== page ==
MADD Joins Forces With Alcohol Awareness Month
MADD – Mothers Against Drunk Driving
Mothers Against Drunk Driving, or MADD, first started in 1980 after the tragic death of 13-year old Cari Lightner inspired her mother, Candace Lightner, to bring awareness to and change the laws regarding drunk driving in her state of California. When fellow mom Cindi Lamb also lost a child to a drunk driver, she and other moms of victims joined Candace, and MADD was born.
Its goal? To help the victims of and ultimately end drunk driving.
Sprouting from the grief of mothers dealing with the untimely and tragic death of their children, Mothers Against Drunk Driving has grown to be one of the most influential and widely recognized non-profit organizations in the United States.
According to SAMHSA, underage drinking is responsible for more than 4,300 deaths per year. To help combat this number, MADD takes advantage of April as Alcohol Awareness Month by promoting a program called PowerTalk 21. This program aims to open communications between parents and their children about the dangers of underage drinking. According to the Center for Behavioral Health Statistics and Quality in 2015, one in seven teens binge drink, yet only 1 in 100 parents believe their teens binge drink, which is why this is such an important topic to discuss. Even if you are sure that your children aren’t drinking, talking with them now can prevent future abuse of it.
Science has shown that teenagers react differently to alcohol than adults. They get drunk more easily, binge more often, and have trouble knowing when enough is enough. Because of this, their chances for drinking too much and getting alcohol poisoning is much higher. Being underage, they also run the risk of getting arrested and convicted of drinking under the age limit. They also put themselves and others in danger should they drive drunk or get into a car with a drunk driver.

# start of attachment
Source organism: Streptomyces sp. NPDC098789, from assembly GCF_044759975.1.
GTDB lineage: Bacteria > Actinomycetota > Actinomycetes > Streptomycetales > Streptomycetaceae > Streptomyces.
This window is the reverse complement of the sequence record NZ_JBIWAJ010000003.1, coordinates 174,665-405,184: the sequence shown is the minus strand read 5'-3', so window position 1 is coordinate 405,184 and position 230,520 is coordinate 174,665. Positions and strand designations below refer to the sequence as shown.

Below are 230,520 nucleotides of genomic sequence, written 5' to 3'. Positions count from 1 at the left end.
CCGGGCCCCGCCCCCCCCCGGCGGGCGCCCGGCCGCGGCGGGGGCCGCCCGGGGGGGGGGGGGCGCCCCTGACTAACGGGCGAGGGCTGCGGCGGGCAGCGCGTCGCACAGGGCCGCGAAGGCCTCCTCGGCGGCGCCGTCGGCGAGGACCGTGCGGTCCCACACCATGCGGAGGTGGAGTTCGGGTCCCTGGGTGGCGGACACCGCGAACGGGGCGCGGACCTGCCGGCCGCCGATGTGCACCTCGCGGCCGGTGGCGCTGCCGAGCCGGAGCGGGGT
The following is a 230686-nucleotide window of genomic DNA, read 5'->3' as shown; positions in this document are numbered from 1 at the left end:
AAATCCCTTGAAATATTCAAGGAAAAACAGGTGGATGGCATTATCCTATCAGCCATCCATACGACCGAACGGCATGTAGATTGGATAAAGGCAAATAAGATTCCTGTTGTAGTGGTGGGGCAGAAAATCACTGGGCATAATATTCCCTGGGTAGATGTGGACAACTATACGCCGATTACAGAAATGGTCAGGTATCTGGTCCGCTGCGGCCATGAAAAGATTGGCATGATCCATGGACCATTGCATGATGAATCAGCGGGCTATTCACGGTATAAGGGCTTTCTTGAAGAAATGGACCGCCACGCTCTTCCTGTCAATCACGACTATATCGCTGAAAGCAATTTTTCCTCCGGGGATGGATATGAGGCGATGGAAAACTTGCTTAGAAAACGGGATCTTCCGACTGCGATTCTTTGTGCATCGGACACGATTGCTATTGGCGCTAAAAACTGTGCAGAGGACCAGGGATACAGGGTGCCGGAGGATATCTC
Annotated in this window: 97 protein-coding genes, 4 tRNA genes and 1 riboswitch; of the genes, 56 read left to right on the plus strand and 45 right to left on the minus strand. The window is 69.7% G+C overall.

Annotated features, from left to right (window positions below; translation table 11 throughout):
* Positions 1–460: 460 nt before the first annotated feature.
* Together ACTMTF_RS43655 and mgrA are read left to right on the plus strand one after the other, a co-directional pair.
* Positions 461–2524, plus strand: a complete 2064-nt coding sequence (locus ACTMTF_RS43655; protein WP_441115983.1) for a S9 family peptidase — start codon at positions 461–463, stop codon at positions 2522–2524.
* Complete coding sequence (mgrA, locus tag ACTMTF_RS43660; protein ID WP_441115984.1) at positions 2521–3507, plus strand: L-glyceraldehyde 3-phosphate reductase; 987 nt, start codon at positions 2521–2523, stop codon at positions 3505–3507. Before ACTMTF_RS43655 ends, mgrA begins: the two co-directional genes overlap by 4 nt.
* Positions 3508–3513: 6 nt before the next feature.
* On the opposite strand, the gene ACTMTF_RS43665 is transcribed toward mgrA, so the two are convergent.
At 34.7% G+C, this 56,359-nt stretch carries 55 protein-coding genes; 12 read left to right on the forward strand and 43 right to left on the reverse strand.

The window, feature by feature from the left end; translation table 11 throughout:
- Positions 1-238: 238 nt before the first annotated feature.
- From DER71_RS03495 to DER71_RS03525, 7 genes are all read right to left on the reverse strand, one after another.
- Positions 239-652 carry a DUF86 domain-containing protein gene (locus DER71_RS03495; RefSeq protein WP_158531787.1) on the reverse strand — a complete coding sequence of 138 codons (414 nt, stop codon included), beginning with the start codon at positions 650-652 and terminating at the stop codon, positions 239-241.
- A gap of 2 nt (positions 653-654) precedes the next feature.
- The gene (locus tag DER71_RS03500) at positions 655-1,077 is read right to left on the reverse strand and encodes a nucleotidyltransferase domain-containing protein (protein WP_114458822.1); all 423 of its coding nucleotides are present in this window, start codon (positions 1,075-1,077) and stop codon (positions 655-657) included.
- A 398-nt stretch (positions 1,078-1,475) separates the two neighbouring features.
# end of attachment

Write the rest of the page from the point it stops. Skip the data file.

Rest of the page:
How you can help
Many parents claim that their children, teenagers especially, don’t listen to them and never do what they say. While you may be experiencing this rough period in your relationship, don’t give up. Even if it seems like they’re not listening, the more you let them know how much you care, the more they will remember you as a source of help in their time of need. Parents are the most influential people in a child’s life. A nationwide survey conducted by MADD shows that teens who never talked with their parents about alcohol, or never knew their parent’s standards regarding it, were over 5 times more likely to drink than teens who did. Being able to talk honestly about alcohol and its consequences help children and teens know they have a safe and supportive environment at home in which they can bring up any questions or concerns they have without fear.
Don’t let your child become another statistic. This April, take the time to sit down with your children and talk with them about the dangers alcohol presents.